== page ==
Building - Sgoil Chrois
Our building was the former Cross Primary School, constructed in 1879. The school closed in 2011 and it was then that Comunn Eachdraidh Nis (CEN) took ownership of the building.
This building was redeveloped in 2019 to become an innovative and welcoming community hub with many community groups using it regularly for gatherings and events.
Public buildings of this era are notoriously costly to run. The renewable heating system is an integral part of the wider redevelopment of the centre. It aims to make the building as energy efficient and as cheap to run as possible, as well as increasing comfort levels for users.
The system incorporates underfloor heating and solar photovoltaic array in order to make the overall system as efficient as possible. Insulation and double glazing were also included within the main project works. The photovoltaic array is also now linked to an energy store that runs an immerser that powers some of the hot water demand for the building.
The evaporator, located at the rear of our building, collects energy from the air and feeds it via the refrigeration pipe to the heat pump or condenser.
OCHSNER heat pumps are manufactured exclusively in Austria where they regularly work in temperatures of -20⁰. Today, the company is recognised as one of the sector’s international technology leaders.
This heat pump is 400% efficient, given that every kw of electricity used yields 4kw of heat.
The condenser feeds the buffer tank which stores the energy from the heat pump typically at 35C and the underfloor heating has been designed to work at this temperature to maximise the efficiency of the system.
A smart control system is also in place, along with thermostats at various points, to ensure the optimal running of the system. The smart control system connects to the internet so that the system can be operated remotely. It also enables troubleshooting to be undertaken without having to visit the site.
The condenser then connects to the buffer tank which feeds in to the underfloor heating system. It also collects any excess heat from the main building which comes through the ceiling vent in the museum.
In order to optimise the system, we aim to run the heat pump at a higher temperature than would otherwise be the case during times where there is ‘spare’ electricity from the solar PV panels, or during the night when the electricity tariff is at the off-peak rate.
This will ensure that there is energy stored for use later in the day. The heat pump will also be able to operate at the usual, low temperature heat, providing heating for the wet underfloor and radiator heating system, and at a very high temperature during times when there is a requirement for more hot water in the hot water tank.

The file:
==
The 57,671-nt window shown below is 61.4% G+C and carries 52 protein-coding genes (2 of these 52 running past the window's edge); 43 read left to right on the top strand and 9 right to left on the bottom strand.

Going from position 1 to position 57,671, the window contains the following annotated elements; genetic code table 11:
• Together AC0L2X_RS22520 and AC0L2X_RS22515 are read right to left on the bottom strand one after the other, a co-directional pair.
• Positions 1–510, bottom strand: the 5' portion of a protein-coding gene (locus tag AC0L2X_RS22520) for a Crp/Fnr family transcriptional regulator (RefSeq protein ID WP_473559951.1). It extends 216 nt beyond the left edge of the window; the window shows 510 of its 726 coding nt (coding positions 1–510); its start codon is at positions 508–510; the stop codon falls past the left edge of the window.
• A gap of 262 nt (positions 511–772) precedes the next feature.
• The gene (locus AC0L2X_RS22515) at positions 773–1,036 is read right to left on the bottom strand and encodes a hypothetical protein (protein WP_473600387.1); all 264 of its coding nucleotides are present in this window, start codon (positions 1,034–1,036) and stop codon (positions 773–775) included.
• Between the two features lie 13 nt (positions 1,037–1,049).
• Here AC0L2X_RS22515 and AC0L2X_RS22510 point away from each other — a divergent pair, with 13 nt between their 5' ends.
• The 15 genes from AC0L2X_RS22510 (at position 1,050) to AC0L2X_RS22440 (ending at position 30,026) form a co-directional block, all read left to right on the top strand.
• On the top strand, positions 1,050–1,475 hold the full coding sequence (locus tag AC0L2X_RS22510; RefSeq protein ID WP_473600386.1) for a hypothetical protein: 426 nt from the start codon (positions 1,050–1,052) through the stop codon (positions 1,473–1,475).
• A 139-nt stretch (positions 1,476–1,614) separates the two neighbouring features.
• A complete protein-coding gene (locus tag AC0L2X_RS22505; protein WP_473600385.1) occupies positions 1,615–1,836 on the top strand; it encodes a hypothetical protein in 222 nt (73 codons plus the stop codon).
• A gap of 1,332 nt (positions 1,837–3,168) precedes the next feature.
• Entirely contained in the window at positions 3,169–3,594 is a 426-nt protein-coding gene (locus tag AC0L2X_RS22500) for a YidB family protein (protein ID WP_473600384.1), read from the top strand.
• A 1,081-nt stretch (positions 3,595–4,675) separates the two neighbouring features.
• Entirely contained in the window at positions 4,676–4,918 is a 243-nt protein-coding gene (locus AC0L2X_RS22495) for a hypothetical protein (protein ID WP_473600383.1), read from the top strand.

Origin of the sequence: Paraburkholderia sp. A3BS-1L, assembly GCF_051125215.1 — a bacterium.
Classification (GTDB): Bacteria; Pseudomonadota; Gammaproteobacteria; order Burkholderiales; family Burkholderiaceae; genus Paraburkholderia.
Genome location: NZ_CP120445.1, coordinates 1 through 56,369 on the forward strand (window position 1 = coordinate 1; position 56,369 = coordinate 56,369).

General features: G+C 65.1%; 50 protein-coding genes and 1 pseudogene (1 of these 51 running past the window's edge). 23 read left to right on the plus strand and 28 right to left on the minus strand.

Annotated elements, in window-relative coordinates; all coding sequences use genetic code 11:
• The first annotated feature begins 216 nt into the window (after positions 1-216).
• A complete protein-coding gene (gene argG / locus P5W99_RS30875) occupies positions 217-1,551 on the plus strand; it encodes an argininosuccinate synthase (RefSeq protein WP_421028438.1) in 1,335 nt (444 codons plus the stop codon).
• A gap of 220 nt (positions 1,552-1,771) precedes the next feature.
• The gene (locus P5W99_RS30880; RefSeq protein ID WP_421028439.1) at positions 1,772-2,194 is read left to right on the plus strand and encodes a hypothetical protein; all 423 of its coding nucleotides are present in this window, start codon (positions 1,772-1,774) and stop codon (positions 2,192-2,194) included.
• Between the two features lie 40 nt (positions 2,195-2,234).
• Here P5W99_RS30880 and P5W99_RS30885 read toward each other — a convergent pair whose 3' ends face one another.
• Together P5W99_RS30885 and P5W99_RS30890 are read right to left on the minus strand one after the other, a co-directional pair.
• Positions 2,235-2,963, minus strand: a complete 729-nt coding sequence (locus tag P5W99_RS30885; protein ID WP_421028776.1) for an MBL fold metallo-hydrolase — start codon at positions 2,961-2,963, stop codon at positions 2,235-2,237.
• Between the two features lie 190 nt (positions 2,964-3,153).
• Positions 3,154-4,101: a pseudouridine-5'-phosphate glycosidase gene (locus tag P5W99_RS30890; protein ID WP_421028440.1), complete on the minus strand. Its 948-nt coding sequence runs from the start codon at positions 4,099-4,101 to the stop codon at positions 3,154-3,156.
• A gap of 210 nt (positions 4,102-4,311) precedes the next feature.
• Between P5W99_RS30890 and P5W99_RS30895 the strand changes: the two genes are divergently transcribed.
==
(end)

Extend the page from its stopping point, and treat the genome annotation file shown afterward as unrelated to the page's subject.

As part of the design, we have also introduced an innovative approach to maximise solar gain in the building where areas of floor exposed to the sun through south-east facing windows are tiled in slate to absorb heat more effectively. The ‘Green Ness’ floor has been expressed as islands within the timber flooring.
The underfloor heating system at this point has a higher-than-normal density of underfloor pipework in order that passive solar collection can be trialled. During times of solar collection, the heat pump can be turned off but the heating circulation pumps left on to distribute heat collected by the pipes beneath the dark floor throughout the rest of the system.
This allows for underfloor heating to be installed on a joisted floor with minimal impact on floor height and still running at a very efficient flow temperature. Utilising the floors as a thermal generator offers an exciting opportunity to test this simple technique, using standard construction products in an innovative manner. The principles of the idea are simple yet, when considered holistically, offer an effective method to harness renewable solar heat. It also benefits the museum by regulating temperature during periods of intense sunlight.
The hot water comes from a thermal store. Here the aim is to run the temperature much higher to provide ample hot water for service users and the café kitchen. Despite the higher temperature the system is still very efficient. It has two sources of energy.
The mini Europa DHW heat-pump recovers waste heat from the building and is able to use this to run at a high temperature. If you look above you in the main museum area you will see the vent which recovers the heat from the main museum. This allows a good regulatory air flow in the museum whilst also not wasting the heat accumulated in the space.
Sometimes there is excess energy from the PV system which can’t be readily used in the building. Normally this would just go back to the grid but it is far more efficient and cost-effective if that energy can be stored. Phase change heat batteries, such as this example produced by SunAmp, optimise the operation of renewable heat sources by storing excess energy, then providing heated water when required. During times of excess heat, the material ‘melts’, thus storing energy by changing phase. When heat is required, the material re-solidifies, giving the heat back out. The system can store the same amount of energy as a large hot water tank.
This project brought together experts in building design, architectural experience and energy to review which renewable system would be best for the building. As part of this work this specialist team has been able to incorporate innovation, in particular the storage of renewable energy, as a key element of the project. CEN is a good example of how old buildings can be enhanced and improved to allow for new technologies to be installed.